Written Answers to Questions
Tuesday 10 January 2012
Angus Robertson: To ask the Secretary of State for Defence what estimate he has made of the cost to the public purse of the effect of changes in exchange rates on the cost of purchasing A400M aircraft. 
Peter Luff: The multinational A400M design and production phase acquisition contract is priced in euros, so exchange rate variations will have a bearing on the cost, and the effect of any such change is dealt with as part of the planning round process. I am, however, withholding the precise figures as their disclosure would, or would be likely to, prejudice commercial interests of Airbus Military, and A400M Partner Nations, because it would disclose financial information about how much each country is paying for their individual aircraft and would therefore give information valuable to Airbus Military’s competitors.
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Peacekeeping Operations: Commonwealth Personnel
Patrick Mercer: To ask the Secretary of State for Defence how many Commonwealth service personnel of each country of origin in UK forces have been (a) killed and (b) seriously injured in (i) Afghanistan since 2001 and (ii) since Iraq since 2003; and what the (A) regiment and rank and (B) date of death or injury was in each case. 
Nick Harvey: UK forces personnel are individually asked, but not required, to declare their nationality on the Joint Personnel Administration system. These data are the main basis of the information contained in the following tables. It is therefore not a complete record, although it is likely to give a broadly accurate indication of the proportion of fatalities and casualties who were Commonwealth citizens, and has been cross-referenced against other centrally held information from the Office for National Statistics. More detailed data on individuals' nationality are not held centrally and could be provided only at disproportionate cost.
Of those service personnel who died in Afghanistan since 2001, 15 had declared nationality of a non-British Commonwealth country. Of those who died in Iraq since 2003, four had declared nationality of a non-British Commonwealth country. Also shown are all individuals who declared a nationality from a non-Commonwealth country and those where no nationality could be confirmed.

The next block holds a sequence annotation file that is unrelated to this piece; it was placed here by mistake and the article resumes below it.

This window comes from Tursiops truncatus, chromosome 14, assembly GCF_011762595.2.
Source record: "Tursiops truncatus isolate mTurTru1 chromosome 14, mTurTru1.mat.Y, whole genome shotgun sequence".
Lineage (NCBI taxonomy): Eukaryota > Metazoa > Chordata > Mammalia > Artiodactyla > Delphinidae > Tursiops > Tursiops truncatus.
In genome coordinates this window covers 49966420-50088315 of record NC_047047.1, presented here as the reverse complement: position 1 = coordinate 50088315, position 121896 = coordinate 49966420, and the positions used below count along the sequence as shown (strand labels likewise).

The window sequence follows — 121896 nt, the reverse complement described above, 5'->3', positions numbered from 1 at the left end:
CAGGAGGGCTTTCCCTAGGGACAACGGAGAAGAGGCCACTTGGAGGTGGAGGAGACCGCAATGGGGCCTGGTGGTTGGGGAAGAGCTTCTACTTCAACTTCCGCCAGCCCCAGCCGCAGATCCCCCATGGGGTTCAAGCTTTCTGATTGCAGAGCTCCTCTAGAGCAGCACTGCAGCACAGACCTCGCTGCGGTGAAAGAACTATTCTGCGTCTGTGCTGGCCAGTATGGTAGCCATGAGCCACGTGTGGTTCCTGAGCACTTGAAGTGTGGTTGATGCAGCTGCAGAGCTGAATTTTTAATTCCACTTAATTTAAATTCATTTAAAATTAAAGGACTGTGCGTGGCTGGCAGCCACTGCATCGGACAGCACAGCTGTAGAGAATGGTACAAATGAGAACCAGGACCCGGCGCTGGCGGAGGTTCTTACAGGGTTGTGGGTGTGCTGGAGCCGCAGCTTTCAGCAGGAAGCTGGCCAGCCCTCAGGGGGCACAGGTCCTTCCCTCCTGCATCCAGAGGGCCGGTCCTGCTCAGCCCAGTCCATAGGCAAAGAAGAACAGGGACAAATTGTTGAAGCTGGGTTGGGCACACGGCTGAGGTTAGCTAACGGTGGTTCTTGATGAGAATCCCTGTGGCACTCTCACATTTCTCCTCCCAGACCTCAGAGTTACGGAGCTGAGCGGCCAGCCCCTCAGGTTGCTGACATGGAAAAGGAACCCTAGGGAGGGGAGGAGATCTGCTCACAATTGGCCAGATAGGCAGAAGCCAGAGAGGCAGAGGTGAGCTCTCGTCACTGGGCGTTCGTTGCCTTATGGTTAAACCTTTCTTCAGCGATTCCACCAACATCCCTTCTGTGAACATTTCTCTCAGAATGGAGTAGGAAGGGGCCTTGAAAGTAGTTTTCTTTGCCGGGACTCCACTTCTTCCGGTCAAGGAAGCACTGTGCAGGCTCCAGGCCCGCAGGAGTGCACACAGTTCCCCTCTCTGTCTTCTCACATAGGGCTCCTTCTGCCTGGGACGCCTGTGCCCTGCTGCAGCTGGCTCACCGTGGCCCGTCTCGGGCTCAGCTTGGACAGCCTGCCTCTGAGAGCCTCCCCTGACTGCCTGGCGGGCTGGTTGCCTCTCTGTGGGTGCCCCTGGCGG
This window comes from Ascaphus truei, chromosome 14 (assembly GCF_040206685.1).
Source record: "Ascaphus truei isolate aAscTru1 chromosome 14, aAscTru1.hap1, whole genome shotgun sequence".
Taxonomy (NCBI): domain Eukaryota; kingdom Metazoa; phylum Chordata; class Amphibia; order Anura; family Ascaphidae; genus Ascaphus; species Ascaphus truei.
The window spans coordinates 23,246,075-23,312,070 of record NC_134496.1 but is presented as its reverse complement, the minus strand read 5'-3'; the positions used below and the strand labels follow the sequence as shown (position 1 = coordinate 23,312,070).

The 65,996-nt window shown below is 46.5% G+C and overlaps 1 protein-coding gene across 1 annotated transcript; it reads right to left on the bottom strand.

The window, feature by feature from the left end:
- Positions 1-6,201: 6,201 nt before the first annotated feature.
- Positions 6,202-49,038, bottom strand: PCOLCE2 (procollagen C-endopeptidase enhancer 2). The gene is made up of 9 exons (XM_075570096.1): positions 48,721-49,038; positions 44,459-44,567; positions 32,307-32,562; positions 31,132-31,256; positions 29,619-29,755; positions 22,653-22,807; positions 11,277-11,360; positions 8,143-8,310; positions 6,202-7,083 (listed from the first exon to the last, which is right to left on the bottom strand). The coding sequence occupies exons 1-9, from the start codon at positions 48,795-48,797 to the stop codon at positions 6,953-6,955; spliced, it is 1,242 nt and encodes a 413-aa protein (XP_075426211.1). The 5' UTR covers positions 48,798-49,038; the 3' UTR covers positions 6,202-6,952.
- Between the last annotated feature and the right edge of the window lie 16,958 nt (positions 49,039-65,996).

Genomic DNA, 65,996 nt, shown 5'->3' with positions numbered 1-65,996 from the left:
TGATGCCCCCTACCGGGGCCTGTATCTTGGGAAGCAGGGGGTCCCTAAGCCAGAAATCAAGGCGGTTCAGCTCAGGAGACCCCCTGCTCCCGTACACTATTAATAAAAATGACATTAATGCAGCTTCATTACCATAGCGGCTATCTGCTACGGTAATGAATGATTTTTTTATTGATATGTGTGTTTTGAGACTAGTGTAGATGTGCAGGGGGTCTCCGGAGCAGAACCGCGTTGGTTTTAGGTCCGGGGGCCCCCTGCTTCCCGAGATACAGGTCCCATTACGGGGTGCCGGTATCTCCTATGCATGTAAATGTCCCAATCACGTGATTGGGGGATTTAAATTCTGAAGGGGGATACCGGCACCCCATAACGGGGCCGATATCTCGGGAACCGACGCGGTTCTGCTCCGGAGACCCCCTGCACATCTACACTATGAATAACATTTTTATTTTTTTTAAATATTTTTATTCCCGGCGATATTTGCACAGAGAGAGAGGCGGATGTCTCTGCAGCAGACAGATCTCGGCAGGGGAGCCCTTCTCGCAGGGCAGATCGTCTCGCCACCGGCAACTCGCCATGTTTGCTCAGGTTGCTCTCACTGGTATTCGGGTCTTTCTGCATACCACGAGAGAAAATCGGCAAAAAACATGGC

|Table 1: Fatalities in Afghanistan|
|Date of death||Rank||Nationality||Regiment/Corps|
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|Table 2: Fatalities in Iraq|
|Date of death||Rank||Nationality||Regiment/Corps|
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categories shown as follows without doing so, and I am therefore withholding this information.
|Table 3: Afghanistan: UK armed forces seriously injured casualties by year and nationality, 7 October 2001 to 30 November 2011|
|Country of nationality||All||2001-06||2007||2008||2009||2010||2011|
|Table 4: Iraq: UK armed forces seriously injured casualties by year and nationality, 1 January 2003 to 21 May 2011|
|Country of nationality||All||2001-06||2007||2008||2009||2010||2011|
Air Force: Ammunition
Air Force: Radiation Exposure
Angus Robertson: To ask the Secretary of State for Defence (1) what assessment his Department has made of the primary source of radium contamination at (a) RAF Kinloss, (b) RAF Machrihanish, (c) RNAS Donibristle, (d) DARA Almondbank and (e) Stirling Forthside; and if he will make a statement; 
(2) if he will place in the Library the most recent copy of the Land Quality Assessment reports for (a) RAF Kinloss, (b) RAF Machrihanish, (c) RNAS Donibristle, (d) DARA Almondbank and (e) Stirling Forthside; and if he will make a statement; 
(4) if he will estimate the cost to the public purse of cleaning up radioactive contamination at each contaminated site in Scotland for which his Department is responsible in each of the next five years; 
|Site||Source of contamination||Action|
The cost to the public purse of remediating contaminated sites is not held centrally and could be provided only at disproportionate cost. However as at December 2011 the MOD has spent in excess of £500,000 on remediation.
Angus Robertson: To ask the Secretary of State for Defence what assessment he has made of the current catapult and trap design for the Queen Elizabeth class aircraft carriers and the compatibility of the F-35C aircraft with its main 7.1 foot landing gear to arrestor hook distance. 
Peter Luff: Our investigations into the conversion of the operational Queen Elizabeth class aircraft carrier are still ongoing, but it remains our intent that the catapult and arrestor gear equipment to be installed will be fully compatible with the more capable F-35C strike fighters.
Angus Robertson: To ask the Secretary of State for Defence what comparison he has made of the size of the traps planned for the (a) Queen Elizabeth class and (b) Gerald Ford class aircraft carriers. 
Peter Luff: Our investigations into the conversion of the operational Queen Elizabeth class aircraft carrier are still ongoing, but at this stage, the arrangement and size of the arrestor gear system is the same as that used in the Gerald R. Ford aircraft carrier. However, the exact arrangement of components and sub-systems will differ due to the differences in ship size and compartment layout.